The phoenix renews her youth
only when she is burnt, burnt alive, burnt down
to hot and flocculent ash.
Then the small stirring of a new small bub in the nest
with strands of down like floating ash
shows that she is renewing her youth like the eagle,
The science team has been using the unofficial name “Phoenix” to refer to the newest version (3.0, but who’s counting?) of the Milky Way Project (MWP). One year ago, we took the project offline, running out of data after collecting more than 3 million classifications made by tens of thousands of Zooniverse volunteers. It was the first time since our initial launch in December 2010 that MWP was not among the ever-expanding list of active Zooniverse projects.
Those of you who had followed and participated in MWP for all those years may have been wondering if we were ever coming back…and to be honest, I wondered, too! There were a couple of major challenges to overcome if Milky Way Project was to “rise from the ashes” and fly again.
First, we had an enormous backlog from three years’ worth of classification data to sift through before we could determine the future direction of the project. Our first data release, published in 2012 and presenting catalogs of over 5,000 bubbles, was just the proverbial tip of the iceberg, the first year of classification data. We always knew we could improve upon our bubble catalog, and we also wanted to study some of the other classes of interesting objects identified by MWP volunteers, but as is always the case in science, you have far more good ideas to pursue than time, money, and personnel to pursue them with.
The second challenge exacerbated the first. Our project lead, Dr. Robert Simpson, resigned from his position at the Zooniverse in March 2015 to pursue a fabulous new career at Google. Rob asked me to succeed him as project lead, and I accepted this responsibility somewhat reluctantly. Not for any lack of enthusiasm for MWP—but because Rob’s were very large shoes to fill! From the beginning, my role as “science guru” had been to provide high-level science direction and interface design ideas for MWP, produce the infrared images used in the project, and assist the science team with the interpretation of the resulting data. I knew little of the technical details powering the (ever-evolving) Zooniverse “back-end,” and I relied upon Rob to crunch through the database of classifications to provide catalogs of objects for science analysis.
Getting myself up to speed on everything I would need to know to lead all aspects of MWP was a daunting task, on top of my regular duties as an Assistant Professor of Physics and Astronomy at Cal Poly Pomona (juggling multiple research projects at once, teaching classes, mentoring students, and all that good stuff) and my most important job, husband and father of two girls (my younger daughter was born two months before I officially took the reins of MWP—what timing!).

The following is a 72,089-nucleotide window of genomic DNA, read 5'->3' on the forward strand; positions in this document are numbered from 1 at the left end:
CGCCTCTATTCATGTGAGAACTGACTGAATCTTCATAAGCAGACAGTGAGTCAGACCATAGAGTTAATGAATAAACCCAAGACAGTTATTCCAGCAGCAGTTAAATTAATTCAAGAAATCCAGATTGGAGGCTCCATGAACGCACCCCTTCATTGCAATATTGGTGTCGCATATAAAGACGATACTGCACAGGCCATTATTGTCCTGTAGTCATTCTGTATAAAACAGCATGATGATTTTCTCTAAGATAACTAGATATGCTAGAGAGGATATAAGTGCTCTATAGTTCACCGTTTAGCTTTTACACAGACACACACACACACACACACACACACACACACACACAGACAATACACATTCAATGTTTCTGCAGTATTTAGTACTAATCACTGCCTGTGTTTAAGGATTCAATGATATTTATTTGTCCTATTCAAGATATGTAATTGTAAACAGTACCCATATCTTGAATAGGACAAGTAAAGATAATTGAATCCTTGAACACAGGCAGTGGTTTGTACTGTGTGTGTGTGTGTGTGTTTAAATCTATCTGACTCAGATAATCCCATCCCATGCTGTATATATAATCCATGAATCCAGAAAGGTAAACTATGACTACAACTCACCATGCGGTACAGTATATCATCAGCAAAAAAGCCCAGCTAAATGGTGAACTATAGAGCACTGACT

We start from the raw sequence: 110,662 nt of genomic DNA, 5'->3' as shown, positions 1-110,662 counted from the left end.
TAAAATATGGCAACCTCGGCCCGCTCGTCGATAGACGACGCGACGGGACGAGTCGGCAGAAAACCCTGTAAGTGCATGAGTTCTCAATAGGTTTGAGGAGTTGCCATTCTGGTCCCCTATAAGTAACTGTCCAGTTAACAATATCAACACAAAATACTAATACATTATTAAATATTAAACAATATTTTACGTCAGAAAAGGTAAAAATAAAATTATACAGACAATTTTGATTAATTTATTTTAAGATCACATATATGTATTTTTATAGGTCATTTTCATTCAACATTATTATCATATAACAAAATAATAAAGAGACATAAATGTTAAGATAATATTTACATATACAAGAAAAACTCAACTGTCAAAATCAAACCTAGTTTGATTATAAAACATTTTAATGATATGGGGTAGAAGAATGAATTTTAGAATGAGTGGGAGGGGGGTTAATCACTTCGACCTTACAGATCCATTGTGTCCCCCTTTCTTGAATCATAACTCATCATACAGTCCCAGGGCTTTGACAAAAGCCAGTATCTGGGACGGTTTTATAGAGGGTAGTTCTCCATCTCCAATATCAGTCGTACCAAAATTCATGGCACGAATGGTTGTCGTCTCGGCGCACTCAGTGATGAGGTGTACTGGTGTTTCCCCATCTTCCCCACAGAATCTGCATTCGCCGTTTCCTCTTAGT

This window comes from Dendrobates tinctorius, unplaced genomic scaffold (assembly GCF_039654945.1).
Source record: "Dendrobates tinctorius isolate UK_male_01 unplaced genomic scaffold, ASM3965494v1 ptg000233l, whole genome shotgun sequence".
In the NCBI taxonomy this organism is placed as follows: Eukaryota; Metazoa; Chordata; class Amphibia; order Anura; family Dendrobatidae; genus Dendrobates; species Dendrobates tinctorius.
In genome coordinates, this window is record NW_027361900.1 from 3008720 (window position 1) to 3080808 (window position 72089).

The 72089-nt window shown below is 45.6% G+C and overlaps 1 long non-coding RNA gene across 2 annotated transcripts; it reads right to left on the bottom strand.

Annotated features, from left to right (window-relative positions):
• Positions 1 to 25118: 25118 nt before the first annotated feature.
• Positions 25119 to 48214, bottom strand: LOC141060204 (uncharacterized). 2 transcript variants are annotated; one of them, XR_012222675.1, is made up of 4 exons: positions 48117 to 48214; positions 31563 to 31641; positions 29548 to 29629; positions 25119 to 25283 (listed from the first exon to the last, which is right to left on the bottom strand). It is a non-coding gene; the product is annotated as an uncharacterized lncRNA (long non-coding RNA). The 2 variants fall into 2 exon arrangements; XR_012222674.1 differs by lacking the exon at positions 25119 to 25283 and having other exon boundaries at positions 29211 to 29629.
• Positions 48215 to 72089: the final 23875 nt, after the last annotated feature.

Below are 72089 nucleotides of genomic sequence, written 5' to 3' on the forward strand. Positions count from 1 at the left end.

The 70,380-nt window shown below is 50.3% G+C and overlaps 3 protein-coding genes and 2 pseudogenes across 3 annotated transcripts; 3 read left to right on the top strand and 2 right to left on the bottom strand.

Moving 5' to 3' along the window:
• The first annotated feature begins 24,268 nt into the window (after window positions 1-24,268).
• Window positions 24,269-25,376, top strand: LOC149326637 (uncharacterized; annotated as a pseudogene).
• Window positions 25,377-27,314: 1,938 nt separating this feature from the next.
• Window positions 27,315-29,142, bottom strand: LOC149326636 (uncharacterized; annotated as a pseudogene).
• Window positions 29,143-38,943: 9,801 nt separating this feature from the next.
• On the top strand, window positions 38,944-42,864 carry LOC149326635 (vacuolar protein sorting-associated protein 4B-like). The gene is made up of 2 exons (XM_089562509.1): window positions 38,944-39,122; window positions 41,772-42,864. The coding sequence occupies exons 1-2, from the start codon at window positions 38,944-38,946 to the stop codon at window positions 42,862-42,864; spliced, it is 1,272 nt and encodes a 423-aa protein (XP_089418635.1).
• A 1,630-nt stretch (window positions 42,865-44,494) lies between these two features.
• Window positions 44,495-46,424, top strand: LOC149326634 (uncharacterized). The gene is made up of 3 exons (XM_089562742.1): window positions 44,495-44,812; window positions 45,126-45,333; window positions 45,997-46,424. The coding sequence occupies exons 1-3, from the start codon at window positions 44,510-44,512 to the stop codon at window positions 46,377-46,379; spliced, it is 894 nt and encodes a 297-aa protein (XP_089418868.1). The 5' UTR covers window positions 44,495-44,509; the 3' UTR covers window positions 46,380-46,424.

MWP: Phoenix would therefore never have come about without the exceptional energy, dedication, and talents of Tharindu K. Jayasinghe Arachchilage. Tharindu transferred to Cal Poly Pomona from a junior college in his native Sri Lanka in Fall 2015, and joined my research group soon thereafter. Since Tharindu was already an experienced Python coder and familiar with database management, I handed him the set of 2 million unanalyzed MWP classifications, pointed him to Rob’s original paper, and asked him to see what he could do with them…
In just a few short months (all the while carrying a full load of tough courses required of undergraduate Physics majors, and working two other jobs on the side), Tharindu had his codes developed to the point that he could query our database of classifications, pull out different kinds of objects (for example, bubbles versus star clusters), and identify “clusters” where multiple MWP volunteers classified the same kind of object in the same location. We were in business! I hired Tharindu as a full-time MWP researcher over this past summer. We developed the new interface using Zooniverse’s amazing Project Builder, ran my old image-making codes to produce 77,000 new jpeg images (the largest set to date, and it overwhelmed the Project Builder’s uploader until Tharindu found a workaround), and continued to test and refine Tharindu’s cluster-finding algorithms. For that last task we were greatly assisted by two other students, Don Dixon from Cal Poly Pomona and Jose Velasco from Citrus College, who spent many hours visually reviewing the new MWP bubbles overlaid on the original science images, comparing them to other bubble catalogs (including the original MWP bubbles, of course) to see if we were missing real bubbles, or finding fake bubbles (we call them “fubbles”, and you’ll be hearing more about them later) that are just random, “smoke-ring” patterns in the images.
To accomplish our immediate science goals, we need 2 million new classifications within the next 6 months—so Tharindu will have sufficient time to analyze them and write up the catalog paper before he graduates. We need all the help we can get.
If you are just discovering the Milky Way Project, welcome! If you are a return volunteer, welcome back, and thank you so very much for your continued help. Happy classifying!
—Dr. Matthew S. Povich, Upland, CA USA
Next time: What new science do we hope to get from the new MWP?